King’s Alley: A Modest Landmark Vanishes, But Not Without a Trace

In The Scruffy Citizen by Jack Neelyleave a COMMENT

should know better than to point out something interesting about my hometown. Every time I do, it seems, the interesting thing vanishes. I have a pretty terrible record in that regard.

About a month before the Mercury launched, I wrote a blog post about an interesting curiosity, a tiny metal landmark that spoke of a lost neighborhood. It had been there for about a century, and I figured it wasn’t going anywhere soon. But I had to go and write a post about it. And last week, seven months after my blog appeared, I got a note from my friend Chad Hellwinckel that it was already gone.

It was just east of the Old City, a rectangular bit of bronze embedded in an old sidewalk on East Jackson, on the long block between Patton and Randolph. In one direction, it said EAST JACKSON AVE. But perpendicular to it, sometimes obscured by a thin layer of dark mud, was a less-familiar phrase: KINGS ALLEY.

It could still shine, if you buffed it a little with shoe leather. There’s no alley there now, just the sprawling yards of Knox Rail Salvage. A paved bit suggests maybe it used to be a driveway into an industrial area, but even that’s not open now.

At the McClung Collection I found that King’s Alley—in city directories, it’s most often spelled with the apostrophe—was once a modest street. But it hasn’t borne that name, at least not officially, since the mid-1920s. That brass marker was at least 90 years old.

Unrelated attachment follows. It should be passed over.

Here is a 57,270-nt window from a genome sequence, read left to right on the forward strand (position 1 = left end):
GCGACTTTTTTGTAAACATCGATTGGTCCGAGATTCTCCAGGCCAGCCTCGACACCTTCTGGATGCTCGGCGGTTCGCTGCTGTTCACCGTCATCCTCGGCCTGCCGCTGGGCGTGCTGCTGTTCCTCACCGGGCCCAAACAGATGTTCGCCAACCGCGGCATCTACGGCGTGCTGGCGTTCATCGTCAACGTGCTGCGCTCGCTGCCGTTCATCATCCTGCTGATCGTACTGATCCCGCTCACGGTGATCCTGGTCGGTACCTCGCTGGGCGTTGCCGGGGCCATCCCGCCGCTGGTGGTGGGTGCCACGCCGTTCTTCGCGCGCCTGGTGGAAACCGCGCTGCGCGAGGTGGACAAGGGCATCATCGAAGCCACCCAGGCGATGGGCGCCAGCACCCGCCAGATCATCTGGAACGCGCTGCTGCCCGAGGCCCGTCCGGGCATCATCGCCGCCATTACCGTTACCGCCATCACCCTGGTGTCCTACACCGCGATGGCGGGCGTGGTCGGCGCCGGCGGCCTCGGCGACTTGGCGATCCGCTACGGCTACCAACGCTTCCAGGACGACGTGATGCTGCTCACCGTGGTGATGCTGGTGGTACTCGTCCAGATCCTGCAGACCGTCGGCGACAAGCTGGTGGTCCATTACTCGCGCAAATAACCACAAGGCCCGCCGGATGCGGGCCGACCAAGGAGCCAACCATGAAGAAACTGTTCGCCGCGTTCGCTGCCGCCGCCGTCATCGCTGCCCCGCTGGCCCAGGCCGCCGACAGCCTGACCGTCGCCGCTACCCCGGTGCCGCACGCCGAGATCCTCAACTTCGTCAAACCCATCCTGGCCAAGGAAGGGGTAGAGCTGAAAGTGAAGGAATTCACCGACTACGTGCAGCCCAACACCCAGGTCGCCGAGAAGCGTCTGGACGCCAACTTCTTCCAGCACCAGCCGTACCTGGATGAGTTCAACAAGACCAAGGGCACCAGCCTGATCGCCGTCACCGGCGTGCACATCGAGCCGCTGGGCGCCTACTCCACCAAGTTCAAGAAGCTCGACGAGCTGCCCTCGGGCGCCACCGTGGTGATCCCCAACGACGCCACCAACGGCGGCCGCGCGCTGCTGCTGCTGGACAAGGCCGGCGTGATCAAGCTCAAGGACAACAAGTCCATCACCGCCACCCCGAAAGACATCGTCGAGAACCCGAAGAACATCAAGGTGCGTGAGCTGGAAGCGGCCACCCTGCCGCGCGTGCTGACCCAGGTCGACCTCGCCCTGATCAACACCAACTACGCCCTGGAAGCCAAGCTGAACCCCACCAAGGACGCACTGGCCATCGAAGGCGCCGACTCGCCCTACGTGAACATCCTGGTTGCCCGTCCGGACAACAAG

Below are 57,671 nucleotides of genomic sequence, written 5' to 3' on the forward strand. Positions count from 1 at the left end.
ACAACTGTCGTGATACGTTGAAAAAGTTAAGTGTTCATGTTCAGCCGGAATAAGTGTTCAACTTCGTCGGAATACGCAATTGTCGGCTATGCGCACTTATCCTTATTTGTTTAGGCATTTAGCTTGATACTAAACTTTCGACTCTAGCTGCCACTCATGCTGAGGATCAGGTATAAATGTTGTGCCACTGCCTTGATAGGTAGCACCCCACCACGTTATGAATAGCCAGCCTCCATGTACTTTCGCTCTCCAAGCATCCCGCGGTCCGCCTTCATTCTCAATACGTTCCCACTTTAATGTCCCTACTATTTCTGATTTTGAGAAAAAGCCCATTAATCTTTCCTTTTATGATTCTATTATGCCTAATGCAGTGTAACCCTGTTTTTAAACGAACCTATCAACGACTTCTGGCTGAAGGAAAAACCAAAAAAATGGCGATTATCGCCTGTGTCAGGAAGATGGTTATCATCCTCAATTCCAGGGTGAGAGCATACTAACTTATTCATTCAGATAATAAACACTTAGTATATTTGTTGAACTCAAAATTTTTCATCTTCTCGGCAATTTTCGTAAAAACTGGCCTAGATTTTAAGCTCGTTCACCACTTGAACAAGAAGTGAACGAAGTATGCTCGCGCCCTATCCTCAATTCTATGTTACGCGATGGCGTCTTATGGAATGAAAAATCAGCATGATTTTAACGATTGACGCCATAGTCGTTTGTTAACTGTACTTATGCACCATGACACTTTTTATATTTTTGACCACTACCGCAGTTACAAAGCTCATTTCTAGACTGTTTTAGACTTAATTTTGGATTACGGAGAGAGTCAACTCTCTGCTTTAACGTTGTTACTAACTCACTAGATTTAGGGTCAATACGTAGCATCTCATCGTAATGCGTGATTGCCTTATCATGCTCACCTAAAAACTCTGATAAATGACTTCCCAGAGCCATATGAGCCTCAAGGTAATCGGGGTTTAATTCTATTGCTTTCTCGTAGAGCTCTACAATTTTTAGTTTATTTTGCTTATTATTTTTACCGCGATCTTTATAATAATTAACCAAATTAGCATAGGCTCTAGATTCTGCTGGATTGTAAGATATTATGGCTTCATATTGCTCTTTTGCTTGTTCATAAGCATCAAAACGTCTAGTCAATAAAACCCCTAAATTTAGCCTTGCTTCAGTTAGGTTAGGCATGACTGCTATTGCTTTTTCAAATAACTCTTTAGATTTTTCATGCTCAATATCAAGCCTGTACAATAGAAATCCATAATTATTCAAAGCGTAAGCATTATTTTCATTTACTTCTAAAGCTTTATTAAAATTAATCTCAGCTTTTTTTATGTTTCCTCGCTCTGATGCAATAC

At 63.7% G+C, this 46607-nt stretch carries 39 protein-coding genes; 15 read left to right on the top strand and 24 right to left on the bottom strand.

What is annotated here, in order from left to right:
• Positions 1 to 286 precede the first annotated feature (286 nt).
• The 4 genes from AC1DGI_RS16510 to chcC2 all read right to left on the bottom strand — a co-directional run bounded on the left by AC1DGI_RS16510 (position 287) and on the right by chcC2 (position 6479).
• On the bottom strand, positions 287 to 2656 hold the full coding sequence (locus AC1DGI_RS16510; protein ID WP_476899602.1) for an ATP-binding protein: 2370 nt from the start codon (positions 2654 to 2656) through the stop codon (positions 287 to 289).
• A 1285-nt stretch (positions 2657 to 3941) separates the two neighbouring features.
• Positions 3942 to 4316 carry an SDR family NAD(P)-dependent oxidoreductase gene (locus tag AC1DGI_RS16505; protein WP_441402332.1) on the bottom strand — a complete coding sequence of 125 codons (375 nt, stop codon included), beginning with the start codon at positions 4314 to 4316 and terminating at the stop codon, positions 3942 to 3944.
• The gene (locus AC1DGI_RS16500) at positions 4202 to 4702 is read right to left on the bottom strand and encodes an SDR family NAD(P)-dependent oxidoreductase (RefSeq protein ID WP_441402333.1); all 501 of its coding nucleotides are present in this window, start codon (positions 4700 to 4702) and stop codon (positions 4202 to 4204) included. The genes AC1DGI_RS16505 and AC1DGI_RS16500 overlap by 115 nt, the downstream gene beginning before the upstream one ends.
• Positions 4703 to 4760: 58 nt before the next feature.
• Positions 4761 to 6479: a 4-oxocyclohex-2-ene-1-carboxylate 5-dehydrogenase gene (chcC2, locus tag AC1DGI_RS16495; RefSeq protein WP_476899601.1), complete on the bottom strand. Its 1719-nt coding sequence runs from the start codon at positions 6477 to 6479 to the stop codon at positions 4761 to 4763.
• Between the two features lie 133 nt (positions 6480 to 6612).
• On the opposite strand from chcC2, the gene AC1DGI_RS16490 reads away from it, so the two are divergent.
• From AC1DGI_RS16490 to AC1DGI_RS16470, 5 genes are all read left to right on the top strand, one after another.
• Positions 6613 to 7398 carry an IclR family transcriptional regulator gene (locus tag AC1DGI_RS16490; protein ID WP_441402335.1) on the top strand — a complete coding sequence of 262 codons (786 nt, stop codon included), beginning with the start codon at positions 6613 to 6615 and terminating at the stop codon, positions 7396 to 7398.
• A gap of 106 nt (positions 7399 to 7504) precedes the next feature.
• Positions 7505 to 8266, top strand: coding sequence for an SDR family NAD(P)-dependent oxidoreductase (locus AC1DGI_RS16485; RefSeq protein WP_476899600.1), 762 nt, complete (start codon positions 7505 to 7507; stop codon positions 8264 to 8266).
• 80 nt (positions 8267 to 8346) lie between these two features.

The word “alley” is disreputable these days, but a century and more ago an alley was a small urban street. Alleys were usually just one-lane affairs, and probably didn’t get much through-traffic, but they weren’t always just service alleys at the backs of buildings, either. There were residences in alleys, sometimes businesses, too.

A century ago, King’s Alley was on city maps. It was once home to probably 100 people.

It first appears in public records in 1891, a little residential street off the industrial railroad-frontage avenue then known as Hardee Street, before Hardee was renamed East Jackson.

King’s Alley led south to First Creek, crossing Campbell Street and Paddleford Street on the way.

That first year, it was home to 13 households, eight of them black, five of them white. They were all working people of modest means, several of them single women who worked as laundresses or cooks. One black cobbler named Lee Starr put down roots on King’s Alley and stayed there long enough to witness several changes in the neighborhood.

The street was part of the neighborhood known as Cripple Creek. It was a mixed-race neighborhood, especially in its earliest years. It became more and more purely an African-American community, though. By 1900, all of King’s Alley’s residents were black.

It became more dense with the years, a handy place to live if you worked for the railroad, for the packing houses, or at Keller’s Foundry, just down the street.

In 1925, William Jennings Bryan’s funeral train groaned by, a block away, for the former secretary of state’s burial at Arlington. That year, King’s Alley’s name was changed, for reasons I wish I could even guess about, to Quebec Alley. I can’t tell whether any French Canadians were ever involved in this part of town, but Quebec Alley’s new name didn’t change its basic makeup. By then, it was home to 20 or 25 households, all black.